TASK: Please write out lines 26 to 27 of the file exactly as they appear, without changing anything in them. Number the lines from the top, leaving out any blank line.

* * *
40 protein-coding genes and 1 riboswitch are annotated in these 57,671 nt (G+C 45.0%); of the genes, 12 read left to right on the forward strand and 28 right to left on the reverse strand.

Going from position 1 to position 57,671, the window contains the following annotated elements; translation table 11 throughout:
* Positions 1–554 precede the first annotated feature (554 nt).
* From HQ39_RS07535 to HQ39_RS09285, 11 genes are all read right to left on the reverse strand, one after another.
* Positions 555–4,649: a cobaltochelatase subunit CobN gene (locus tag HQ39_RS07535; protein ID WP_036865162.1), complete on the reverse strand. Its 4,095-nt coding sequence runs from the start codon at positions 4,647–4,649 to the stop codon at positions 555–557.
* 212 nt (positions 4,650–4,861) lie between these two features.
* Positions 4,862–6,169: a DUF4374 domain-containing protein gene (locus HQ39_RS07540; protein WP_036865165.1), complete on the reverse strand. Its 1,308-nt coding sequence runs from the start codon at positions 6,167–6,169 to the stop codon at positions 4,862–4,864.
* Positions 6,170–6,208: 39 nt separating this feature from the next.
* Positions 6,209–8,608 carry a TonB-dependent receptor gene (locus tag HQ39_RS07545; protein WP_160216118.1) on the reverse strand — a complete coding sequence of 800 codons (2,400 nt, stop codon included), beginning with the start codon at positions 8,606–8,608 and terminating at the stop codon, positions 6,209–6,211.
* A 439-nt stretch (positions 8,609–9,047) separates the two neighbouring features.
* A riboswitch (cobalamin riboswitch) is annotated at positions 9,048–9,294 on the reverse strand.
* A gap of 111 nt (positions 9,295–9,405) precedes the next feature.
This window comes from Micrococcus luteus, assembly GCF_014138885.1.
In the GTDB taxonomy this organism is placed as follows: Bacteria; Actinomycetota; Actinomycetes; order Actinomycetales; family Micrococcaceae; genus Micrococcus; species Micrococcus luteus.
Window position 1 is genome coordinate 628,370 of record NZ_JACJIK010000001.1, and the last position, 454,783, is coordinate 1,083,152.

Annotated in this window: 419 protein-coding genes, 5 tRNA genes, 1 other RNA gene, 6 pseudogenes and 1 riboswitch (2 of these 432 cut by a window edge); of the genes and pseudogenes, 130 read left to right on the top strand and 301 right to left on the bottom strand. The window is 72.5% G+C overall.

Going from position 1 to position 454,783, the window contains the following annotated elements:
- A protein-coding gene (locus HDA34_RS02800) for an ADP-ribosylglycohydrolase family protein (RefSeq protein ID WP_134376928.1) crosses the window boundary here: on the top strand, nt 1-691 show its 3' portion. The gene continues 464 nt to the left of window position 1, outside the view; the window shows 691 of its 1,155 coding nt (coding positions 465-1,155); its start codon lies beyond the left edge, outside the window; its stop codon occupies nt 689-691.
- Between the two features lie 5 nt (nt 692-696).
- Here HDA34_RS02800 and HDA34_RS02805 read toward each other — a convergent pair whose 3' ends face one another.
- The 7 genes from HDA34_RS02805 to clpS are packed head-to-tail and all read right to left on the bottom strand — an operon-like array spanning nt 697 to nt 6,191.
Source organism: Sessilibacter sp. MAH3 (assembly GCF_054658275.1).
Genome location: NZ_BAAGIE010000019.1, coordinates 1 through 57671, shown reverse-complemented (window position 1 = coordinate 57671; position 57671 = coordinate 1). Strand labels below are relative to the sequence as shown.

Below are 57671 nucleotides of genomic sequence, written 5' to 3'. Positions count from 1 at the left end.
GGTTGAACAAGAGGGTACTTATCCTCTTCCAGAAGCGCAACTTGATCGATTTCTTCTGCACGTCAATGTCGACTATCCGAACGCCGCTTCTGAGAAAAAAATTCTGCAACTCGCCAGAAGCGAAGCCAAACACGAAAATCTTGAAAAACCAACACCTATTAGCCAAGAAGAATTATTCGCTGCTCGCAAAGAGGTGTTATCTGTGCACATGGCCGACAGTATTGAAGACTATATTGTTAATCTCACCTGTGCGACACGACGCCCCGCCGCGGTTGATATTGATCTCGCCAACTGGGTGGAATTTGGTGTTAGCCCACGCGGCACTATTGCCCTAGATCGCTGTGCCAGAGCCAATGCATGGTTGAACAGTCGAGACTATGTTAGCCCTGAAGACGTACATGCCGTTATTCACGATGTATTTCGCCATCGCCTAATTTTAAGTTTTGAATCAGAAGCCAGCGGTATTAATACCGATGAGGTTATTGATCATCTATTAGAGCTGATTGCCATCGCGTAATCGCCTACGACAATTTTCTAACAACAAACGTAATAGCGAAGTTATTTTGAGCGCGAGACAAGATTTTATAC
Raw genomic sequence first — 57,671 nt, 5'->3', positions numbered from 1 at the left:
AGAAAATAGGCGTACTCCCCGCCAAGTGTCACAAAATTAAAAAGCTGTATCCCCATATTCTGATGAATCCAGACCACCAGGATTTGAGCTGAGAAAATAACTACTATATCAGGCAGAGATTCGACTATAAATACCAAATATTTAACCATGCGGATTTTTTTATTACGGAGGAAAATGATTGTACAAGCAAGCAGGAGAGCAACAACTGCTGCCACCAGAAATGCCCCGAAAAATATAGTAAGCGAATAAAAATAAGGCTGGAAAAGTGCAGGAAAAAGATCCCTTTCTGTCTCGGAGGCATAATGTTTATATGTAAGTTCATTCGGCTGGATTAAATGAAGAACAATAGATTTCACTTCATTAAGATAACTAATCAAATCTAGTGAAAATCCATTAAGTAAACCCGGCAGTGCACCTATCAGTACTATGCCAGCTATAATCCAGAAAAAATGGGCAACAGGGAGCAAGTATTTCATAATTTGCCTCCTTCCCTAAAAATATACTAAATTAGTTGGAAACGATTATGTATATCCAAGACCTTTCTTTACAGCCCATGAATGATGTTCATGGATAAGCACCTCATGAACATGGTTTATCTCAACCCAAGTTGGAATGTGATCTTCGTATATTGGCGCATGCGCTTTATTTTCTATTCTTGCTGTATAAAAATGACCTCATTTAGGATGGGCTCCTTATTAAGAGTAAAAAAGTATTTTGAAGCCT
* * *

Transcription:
Raw genomic sequence first — 57,671 nt, 5'->3', positions numbered from 1 at the left:
AGAAAATAGGCGTACTCCCCGCCAAGTGTCACAAAATTAAAAAGCTGTATCCCCATATTCTGATGAATCCAGACCACCAGGATTTGAGCTGAGAAAATAACTACTATATCAGGCAGAGATTCGACTATAAATACCAAATATTTAACCATGCGGATTTTTTTATTACGGAGGAAAATGATTGTACAAGCAAGCAGGAGAGCAACAACTGCTGCCACCAGAAATGCCCCGAAAAATATAGTAAGCGAATAAAAATAAGGCTGGAAAAGTGCAGGAAAAAGATCCCTTTCTGTCTCGGAGGCATAATGTTTATATGTAAGTTCATTCGGCTGGATTAAATGAAGAACAATAGATTTCACTTCATTAAGATAACTAATCAAATCTAGTGAAAATCCATTAAGTAAACCCGGCAGTGCACCTATCAGTACTATGCCAGCTATAATCCAGAAAAAATGGGCAACAGGGAGCAAGTATTTCATAATTTGCCTCCTTCCCTAAAAATATACTAAATTAGTTGGAAACGATTATGTATATCCAAGACCTTTCTTTACAGCCCATGAATGATGTTCATGGATAAGCACCTCATGAACATGGTTTATCTCAACCCAAGTTGGAATGTGATCTTCGTATATTGGCGCATGCGCTTTATTTTCTATTCTTGCTGTATAAAAATGACCTCATTTAGGATGGGCTCCTTATTAAGAGTAAAAAAGTATTTTGAAGCCT